Green Energy > Biomass
Biomass refers to non-fossil organic matter that can be used to produce energy. Wood, crops and grasses, as well as animal and food waste are prime examples. Biomass can be converted to different forms of energy – including heat, power,combined heat and power (CHP) or liquid biofuels – through processes such as direct combustion, anaerobic digestion and fermentation.
On a domestic level, biomass refers primarily to wood fuel. Wood is a great natural source of energy that can be managed sustainably and has served humans well for thousands of years. Modern wood burning technology is much more efficient than the days of open fires and hearths, and is able to convert up to 90% of the energy in wood into heat. Open fires only manage to use around 20% of this energy.
Large-scale facilities, such as apartment blocks or factories, use large wood-fired boilers to produce heat on a grand scale. For example, a medium density fibreboard (MDF) plant in County Tipperary uses a 19 megawatt wood-burning furnace to burn its waste wood and supply heat to the facility. In a domestic setting, smaller-scale wood-burning stoves are more common.
Wood fuel on a domestic level is available as wood pellets or logs. Most modern equipment is designed to burn pellets, which is derived from wood waste, such as sawdust and small timber pieces, left over from industrial processes. Pellets are easier to transport and handle than logs, take up less storage space, and can be fed automatically into the boiler or stove.
Pellet stoves generally achieve efficiencies of around 80%. They work as standalone systems or can be fitted with back boilers to provide hot water and heating. Pellet boilers can also be fed automatically and are plumbed into the LPHW (Low Pressure Hot Water) circuit of a house to provide heat to radiators and the hot water cylinder. Pellet boilers can be up to 90% efficient.
Logs can be sourced sustainably from properly managed forests and short rotation coppice (e.g. willow). They demand a lot of storage space and are more readily available in rural locations than in the midst of towns and cities. Log stoves rely on manual feeding, which can be more troublesome and messy.
Like pellet stoves, log stoves can produce standalone heat or be fitted with a back boiler to provide hot water and heating. Modern log stoves are clean burning, producing less smoke than in days gone by. They’re not quite as efficient as pellet stoves, achieving efficiencies in the region of 70%. Log boilers work like pellet boilers to produce hot water and radiator heating.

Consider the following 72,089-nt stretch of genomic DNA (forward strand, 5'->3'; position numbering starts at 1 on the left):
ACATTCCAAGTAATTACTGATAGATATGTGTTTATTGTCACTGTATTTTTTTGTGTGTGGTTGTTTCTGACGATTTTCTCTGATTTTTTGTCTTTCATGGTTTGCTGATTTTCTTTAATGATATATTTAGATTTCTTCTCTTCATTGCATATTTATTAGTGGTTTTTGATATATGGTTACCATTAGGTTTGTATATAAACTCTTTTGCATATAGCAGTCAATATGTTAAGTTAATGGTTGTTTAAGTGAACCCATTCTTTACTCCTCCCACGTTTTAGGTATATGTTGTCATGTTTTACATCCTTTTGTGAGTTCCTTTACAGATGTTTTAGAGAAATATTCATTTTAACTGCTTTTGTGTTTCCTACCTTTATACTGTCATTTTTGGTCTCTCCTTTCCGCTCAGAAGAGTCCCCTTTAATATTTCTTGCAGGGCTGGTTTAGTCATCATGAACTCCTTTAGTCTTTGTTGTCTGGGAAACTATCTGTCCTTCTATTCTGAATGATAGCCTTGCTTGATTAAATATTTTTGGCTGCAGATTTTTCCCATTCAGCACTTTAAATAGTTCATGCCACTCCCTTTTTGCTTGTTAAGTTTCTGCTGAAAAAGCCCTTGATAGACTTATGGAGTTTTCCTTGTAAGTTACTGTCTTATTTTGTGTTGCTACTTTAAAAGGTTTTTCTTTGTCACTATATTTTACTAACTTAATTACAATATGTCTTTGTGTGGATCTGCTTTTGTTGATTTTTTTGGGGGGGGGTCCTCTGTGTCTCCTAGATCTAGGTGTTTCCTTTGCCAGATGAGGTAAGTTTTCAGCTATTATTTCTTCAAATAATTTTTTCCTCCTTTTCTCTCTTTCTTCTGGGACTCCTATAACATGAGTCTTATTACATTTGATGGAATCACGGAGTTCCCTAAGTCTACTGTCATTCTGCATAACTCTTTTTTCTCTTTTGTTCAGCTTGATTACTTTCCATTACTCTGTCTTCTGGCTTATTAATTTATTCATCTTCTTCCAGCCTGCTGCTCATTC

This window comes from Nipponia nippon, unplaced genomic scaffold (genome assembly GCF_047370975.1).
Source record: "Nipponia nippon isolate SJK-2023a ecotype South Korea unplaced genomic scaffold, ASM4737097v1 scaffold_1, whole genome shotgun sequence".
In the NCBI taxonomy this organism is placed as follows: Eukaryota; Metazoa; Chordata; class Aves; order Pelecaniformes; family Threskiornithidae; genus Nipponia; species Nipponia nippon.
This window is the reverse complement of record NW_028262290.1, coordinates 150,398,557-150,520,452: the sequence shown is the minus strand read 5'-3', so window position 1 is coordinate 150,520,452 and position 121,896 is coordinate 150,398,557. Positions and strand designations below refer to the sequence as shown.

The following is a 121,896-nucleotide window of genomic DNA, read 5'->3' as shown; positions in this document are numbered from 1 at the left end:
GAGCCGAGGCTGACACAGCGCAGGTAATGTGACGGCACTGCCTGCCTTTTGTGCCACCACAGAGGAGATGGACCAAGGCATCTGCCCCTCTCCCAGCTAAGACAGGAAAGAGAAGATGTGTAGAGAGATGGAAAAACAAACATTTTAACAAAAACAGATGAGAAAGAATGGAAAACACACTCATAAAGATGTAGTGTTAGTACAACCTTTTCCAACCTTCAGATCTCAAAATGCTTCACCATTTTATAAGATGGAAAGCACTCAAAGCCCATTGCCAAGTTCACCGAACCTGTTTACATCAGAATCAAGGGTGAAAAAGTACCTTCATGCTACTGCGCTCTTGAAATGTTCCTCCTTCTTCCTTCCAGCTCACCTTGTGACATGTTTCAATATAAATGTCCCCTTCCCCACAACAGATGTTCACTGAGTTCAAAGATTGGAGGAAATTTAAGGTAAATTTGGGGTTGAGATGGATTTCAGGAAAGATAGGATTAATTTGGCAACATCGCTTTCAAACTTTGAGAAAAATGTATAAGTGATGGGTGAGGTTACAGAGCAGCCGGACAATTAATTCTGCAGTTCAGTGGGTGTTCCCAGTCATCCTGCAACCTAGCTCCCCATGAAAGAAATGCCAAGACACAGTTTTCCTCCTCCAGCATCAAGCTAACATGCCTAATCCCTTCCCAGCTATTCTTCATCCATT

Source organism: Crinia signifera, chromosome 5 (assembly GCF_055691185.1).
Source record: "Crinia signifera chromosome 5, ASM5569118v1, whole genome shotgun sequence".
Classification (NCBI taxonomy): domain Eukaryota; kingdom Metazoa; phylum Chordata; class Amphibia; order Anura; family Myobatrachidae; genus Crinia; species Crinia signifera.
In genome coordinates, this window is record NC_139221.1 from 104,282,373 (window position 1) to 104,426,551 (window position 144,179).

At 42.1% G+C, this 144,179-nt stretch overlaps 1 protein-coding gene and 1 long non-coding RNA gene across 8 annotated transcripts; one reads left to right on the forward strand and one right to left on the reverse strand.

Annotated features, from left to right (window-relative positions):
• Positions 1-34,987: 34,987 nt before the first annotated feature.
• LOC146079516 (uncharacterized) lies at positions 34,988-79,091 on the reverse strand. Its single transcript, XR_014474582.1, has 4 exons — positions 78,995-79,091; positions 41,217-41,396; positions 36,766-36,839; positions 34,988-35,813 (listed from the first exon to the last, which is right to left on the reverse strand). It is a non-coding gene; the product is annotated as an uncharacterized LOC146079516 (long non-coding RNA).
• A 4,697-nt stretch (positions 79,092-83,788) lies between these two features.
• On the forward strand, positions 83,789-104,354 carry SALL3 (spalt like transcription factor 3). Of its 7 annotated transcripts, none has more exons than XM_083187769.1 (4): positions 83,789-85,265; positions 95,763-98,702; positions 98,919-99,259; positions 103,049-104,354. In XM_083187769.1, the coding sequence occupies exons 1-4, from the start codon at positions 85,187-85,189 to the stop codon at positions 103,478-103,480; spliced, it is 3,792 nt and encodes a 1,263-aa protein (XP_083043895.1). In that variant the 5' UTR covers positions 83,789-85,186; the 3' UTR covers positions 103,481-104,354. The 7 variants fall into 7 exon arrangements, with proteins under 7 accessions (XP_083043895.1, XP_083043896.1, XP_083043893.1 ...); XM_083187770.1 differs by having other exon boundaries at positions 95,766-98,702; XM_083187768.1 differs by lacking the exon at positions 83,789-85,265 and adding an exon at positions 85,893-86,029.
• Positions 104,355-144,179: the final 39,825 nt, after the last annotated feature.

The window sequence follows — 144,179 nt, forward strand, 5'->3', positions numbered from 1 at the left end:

The cost of a log or pellet boiler depends upon the size and type of system. A typical biomass pellet stove will cost around £4,300 including installation. Installing a new log stove will usually cost less than half this, including a new flue or chimney lining. For boilers, an automatically fed pellet boiler for an average home costs between £14,000 and £19,000, including installation, flue, fuel store and VAT at 5%. Manually fed log boiler systems can be slightly cheaper.
There’s also the associated cost of the fuel. If the energy being replaced is LPG (Liquefied Petroleum Gas) or electricity then there are definite savings to be made. The economic benefit is diluted when comparing wood to gas.
However, wood fuel is kinder to the environment. It’s classed as carbon neutral because the CO2 that’s released when the wood is burned is equal to the CO2 that the wood absorbed during its lifetime. The transporting of the wood fuel ups the emission count somewhat, but there are beneficial knock-on effects elsewhere.
Demand for wood fuel stimulates jobs in the countryside. The use of farmland for fuel cultivation is less intensive than other crops, and helps natural habitats to thrive. People become more aware of how much energy they are using when they have to buy and take delivery of their fuel source, which can lead to them reducing their energy use. Burning wood can also help to divert waste from landfill.
A report from Sustainable Energy Ireland pointed out that the potential annual yield of wood in Ireland is almost three times that of Finland, where the energy use from biomass is 18%. In fact, wood supplies could be sufficient to meet 14% of the country’s total primary energy supply by 2010. Wood fuelled boilers might be expensive to buy and install right now, but if that situation changes the outlook for biomass on a domestic scale is healthy.